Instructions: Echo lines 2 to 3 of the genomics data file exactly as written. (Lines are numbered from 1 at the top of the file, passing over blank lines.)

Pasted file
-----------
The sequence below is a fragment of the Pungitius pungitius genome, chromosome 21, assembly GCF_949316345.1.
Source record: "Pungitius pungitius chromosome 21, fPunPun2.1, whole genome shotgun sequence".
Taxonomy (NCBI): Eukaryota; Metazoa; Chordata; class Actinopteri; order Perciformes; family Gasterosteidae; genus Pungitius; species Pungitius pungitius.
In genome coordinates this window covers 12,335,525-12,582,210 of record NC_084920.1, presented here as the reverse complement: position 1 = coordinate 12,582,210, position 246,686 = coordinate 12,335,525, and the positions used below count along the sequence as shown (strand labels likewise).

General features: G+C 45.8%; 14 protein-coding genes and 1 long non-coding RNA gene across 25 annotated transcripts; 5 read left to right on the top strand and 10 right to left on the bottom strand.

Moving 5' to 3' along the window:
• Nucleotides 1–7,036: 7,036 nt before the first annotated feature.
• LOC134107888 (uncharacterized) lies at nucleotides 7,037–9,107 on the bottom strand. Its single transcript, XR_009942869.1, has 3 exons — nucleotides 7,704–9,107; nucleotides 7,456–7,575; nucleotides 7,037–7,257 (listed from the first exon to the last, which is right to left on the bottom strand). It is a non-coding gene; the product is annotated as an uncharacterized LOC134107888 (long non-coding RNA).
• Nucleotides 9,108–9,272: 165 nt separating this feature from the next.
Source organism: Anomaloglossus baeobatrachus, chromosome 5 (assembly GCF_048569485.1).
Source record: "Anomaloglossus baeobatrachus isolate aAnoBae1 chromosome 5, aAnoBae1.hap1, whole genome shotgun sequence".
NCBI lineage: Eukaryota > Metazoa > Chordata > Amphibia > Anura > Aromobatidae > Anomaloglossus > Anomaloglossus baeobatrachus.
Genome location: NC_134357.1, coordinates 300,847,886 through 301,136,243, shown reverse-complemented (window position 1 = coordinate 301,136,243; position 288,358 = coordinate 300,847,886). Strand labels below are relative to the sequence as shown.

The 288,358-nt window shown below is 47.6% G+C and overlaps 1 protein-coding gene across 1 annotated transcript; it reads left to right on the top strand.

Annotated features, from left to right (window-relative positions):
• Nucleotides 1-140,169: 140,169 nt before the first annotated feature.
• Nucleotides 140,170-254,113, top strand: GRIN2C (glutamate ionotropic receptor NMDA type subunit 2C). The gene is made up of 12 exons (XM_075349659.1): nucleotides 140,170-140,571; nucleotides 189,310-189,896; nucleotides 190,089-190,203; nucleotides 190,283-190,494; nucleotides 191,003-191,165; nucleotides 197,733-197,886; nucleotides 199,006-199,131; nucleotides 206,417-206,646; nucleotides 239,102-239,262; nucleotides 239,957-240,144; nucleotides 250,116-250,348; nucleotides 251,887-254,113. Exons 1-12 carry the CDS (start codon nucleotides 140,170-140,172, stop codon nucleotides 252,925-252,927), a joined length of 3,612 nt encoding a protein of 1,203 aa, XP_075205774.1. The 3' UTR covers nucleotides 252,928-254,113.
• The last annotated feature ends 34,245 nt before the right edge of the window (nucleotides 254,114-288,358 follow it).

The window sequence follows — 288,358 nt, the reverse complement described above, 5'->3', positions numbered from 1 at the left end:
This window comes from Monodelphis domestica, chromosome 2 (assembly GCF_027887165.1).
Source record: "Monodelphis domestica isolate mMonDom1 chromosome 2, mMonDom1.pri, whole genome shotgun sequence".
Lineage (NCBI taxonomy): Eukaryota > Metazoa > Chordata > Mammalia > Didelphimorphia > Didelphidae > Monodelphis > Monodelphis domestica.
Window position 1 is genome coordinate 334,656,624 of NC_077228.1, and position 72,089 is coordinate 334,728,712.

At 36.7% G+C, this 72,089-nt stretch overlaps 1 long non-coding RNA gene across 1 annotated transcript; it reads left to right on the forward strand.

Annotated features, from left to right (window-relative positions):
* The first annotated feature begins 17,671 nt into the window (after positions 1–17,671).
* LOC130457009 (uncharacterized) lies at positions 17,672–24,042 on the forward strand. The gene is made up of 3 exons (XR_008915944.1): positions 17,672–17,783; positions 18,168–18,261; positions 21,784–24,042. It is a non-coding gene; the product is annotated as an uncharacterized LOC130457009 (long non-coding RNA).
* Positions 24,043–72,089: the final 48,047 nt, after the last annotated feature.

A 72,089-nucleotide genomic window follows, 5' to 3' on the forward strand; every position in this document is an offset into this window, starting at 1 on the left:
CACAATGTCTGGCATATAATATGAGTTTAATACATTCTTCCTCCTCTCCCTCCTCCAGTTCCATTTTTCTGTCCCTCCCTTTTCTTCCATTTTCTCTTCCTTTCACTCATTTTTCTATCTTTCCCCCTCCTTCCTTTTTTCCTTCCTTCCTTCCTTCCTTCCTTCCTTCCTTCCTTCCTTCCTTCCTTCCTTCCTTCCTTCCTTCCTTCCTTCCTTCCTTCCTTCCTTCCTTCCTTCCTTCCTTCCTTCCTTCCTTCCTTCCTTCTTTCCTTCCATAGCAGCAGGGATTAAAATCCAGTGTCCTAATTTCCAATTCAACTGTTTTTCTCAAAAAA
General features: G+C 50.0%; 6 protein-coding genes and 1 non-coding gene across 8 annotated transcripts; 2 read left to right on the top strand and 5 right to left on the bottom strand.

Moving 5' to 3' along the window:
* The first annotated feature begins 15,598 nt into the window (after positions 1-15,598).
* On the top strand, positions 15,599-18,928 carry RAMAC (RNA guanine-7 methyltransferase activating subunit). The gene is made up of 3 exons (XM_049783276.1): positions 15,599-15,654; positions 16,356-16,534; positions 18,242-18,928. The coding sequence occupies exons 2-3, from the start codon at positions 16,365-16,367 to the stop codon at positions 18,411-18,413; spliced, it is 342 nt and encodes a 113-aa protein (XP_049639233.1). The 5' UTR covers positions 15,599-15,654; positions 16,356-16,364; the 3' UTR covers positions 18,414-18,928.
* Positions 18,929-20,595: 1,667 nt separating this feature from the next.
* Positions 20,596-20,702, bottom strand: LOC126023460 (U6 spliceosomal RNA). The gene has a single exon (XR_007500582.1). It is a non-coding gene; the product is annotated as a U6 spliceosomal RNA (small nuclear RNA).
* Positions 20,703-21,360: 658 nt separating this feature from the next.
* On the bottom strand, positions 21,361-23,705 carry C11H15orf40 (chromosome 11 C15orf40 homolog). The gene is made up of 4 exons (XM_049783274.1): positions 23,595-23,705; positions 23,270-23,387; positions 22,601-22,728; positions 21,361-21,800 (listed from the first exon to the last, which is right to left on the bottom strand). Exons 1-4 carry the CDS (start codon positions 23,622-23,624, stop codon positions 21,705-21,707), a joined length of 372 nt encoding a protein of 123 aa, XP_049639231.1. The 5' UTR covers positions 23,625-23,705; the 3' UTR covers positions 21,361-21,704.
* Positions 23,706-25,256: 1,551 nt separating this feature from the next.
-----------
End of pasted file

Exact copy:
Source record: "Pungitius pungitius chromosome 21, fPunPun2.1, whole genome shotgun sequence".
Taxonomy (NCBI): Eukaryota; Metazoa; Chordata; class Actinopteri; order Perciformes; family Gasterosteidae; genus Pungitius; species Pungitius pungitius.